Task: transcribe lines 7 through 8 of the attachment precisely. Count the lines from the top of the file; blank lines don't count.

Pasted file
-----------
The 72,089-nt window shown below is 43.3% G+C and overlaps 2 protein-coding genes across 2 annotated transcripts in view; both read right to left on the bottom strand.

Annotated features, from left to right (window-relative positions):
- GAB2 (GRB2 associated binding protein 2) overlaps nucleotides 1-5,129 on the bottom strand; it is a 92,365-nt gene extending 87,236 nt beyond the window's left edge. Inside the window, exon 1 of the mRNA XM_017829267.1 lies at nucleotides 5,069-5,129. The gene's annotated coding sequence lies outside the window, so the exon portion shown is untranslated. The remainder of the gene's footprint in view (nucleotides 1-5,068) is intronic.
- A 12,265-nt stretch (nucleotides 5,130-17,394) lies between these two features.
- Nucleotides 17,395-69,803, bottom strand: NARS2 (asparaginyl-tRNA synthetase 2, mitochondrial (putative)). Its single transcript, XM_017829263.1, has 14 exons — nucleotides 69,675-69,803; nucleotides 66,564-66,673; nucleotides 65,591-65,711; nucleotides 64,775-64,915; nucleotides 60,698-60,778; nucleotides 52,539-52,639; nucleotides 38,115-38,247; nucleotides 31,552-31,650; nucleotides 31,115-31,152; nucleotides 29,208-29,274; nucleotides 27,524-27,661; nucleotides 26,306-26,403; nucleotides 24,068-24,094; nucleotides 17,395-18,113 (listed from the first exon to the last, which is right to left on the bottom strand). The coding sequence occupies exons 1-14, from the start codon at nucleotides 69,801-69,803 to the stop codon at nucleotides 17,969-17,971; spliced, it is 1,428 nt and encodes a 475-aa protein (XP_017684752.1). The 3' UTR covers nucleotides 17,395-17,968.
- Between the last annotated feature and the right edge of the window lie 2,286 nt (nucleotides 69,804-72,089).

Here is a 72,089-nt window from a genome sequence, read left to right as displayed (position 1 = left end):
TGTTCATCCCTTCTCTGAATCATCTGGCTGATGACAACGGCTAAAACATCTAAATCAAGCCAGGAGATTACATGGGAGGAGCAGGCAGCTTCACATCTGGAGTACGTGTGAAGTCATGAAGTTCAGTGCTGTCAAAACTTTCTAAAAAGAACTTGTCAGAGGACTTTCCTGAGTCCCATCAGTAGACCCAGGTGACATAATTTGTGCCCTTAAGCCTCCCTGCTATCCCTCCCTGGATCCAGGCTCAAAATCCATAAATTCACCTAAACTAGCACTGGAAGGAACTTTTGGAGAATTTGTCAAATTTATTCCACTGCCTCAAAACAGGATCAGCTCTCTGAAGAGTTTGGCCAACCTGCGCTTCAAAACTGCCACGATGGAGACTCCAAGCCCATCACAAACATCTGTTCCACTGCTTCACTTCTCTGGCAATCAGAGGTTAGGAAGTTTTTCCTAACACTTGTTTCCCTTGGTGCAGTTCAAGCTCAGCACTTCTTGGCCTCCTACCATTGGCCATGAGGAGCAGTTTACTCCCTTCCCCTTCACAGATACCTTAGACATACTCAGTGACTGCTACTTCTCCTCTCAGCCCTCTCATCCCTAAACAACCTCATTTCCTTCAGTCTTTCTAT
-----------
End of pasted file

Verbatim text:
Here is a 72,089-nt window from a genome sequence, read left to right as displayed (position 1 = left end):
TGTTCATCCCTTCTCTGAATCATCTGGCTGATGACAACGGCTAAAACATCTAAATCAAGCCAGGAGATTACATGGGAGGAGCAGGCAGCTTCACATCTGGAGTACGTGTGAAGTCATGAAGTTCAGTGCTGTCAAAACTTTCTAAAAAGAACTTGTCAGAGGACTTTCCTGAGTCCCATCAGTAGACCCAGGTGACATAATTTGTGCCCTTAAGCCTCCCTGCTATCCCTCCCTGGATCCAGGCTCAAAATCCATAAATTCACCTAAACTAGCACTGGAAGGAACTTTTGGAGAATTTGTCAAATTTATTCCACTGCCTCAAAACAGGATCAGCTCTCTGAAGAGTTTGGCCAACCTGCGCTTCAAAACTGCCACGATGGAGACTCCAAGCCCATCACAAACATCTGTTCCACTGCTTCACTTCTCTGGCAATCAGAGGTTAGGAAGTTTTTCCTAACACTTGTTTCCCTTGGTGCAGTTCAAGCTCAGCACTTCTTGGCCTCCTACCATTGGCCATGAGGAGCAGTTTACTCCCTTCCCCTTCACAGATACCTTAGACATACTCAGTGACTGCTACTTCTCCTCTCAGCCCTCTCATCCCTAAACAACCTCATTTCCTTCAGTCTTTCTAT